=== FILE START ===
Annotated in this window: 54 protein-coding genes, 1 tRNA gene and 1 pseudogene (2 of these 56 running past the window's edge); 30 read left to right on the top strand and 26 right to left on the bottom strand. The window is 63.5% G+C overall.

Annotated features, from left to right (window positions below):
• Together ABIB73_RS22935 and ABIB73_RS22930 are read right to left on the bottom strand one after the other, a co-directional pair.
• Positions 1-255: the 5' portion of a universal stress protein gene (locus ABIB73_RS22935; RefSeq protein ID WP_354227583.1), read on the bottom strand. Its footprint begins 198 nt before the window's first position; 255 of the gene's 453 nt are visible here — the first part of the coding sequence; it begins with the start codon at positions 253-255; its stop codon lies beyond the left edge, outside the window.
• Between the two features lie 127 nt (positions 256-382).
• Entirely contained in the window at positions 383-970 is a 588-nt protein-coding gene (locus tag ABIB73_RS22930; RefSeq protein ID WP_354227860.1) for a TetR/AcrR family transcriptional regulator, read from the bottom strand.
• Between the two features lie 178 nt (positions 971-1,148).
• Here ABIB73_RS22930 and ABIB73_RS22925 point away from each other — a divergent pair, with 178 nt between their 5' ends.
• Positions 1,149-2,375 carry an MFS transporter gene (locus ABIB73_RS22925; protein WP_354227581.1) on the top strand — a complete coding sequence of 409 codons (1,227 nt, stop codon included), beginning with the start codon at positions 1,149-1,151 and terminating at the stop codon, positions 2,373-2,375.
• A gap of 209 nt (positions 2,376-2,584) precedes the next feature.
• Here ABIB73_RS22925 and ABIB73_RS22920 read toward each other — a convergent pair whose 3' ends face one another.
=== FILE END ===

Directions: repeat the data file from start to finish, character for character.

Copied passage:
Annotated in this window: 54 protein-coding genes, 1 tRNA gene and 1 pseudogene (2 of these 56 running past the window's edge); 30 read left to right on the top strand and 26 right to left on the bottom strand. The window is 63.5% G+C overall.

Annotated features, from left to right (window positions below):
• Together ABIB73_RS22935 and ABIB73_RS22930 are read right to left on the bottom strand one after the other, a co-directional pair.
• Positions 1-255: the 5' portion of a universal stress protein gene (locus ABIB73_RS22935; RefSeq protein ID WP_354227583.1), read on the bottom strand. Its footprint begins 198 nt before the window's first position; 255 of the gene's 453 nt are visible here — the first part of the coding sequence; it begins with the start codon at positions 253-255; its stop codon lies beyond the left edge, outside the window.
• Between the two features lie 127 nt (positions 256-382).
• Entirely contained in the window at positions 383-970 is a 588-nt protein-coding gene (locus tag ABIB73_RS22930; RefSeq protein ID WP_354227860.1) for a TetR/AcrR family transcriptional regulator, read from the bottom strand.
• Between the two features lie 178 nt (positions 971-1,148).
• Here ABIB73_RS22930 and ABIB73_RS22925 point away from each other — a divergent pair, with 178 nt between their 5' ends.
• Positions 1,149-2,375 carry an MFS transporter gene (locus ABIB73_RS22925; protein WP_354227581.1) on the top strand — a complete coding sequence of 409 codons (1,227 nt, stop codon included), beginning with the start codon at positions 1,149-1,151 and terminating at the stop codon, positions 2,373-2,375.
• A gap of 209 nt (positions 2,376-2,584) precedes the next feature.
• Here ABIB73_RS22925 and ABIB73_RS22920 read toward each other — a convergent pair whose 3' ends face one another.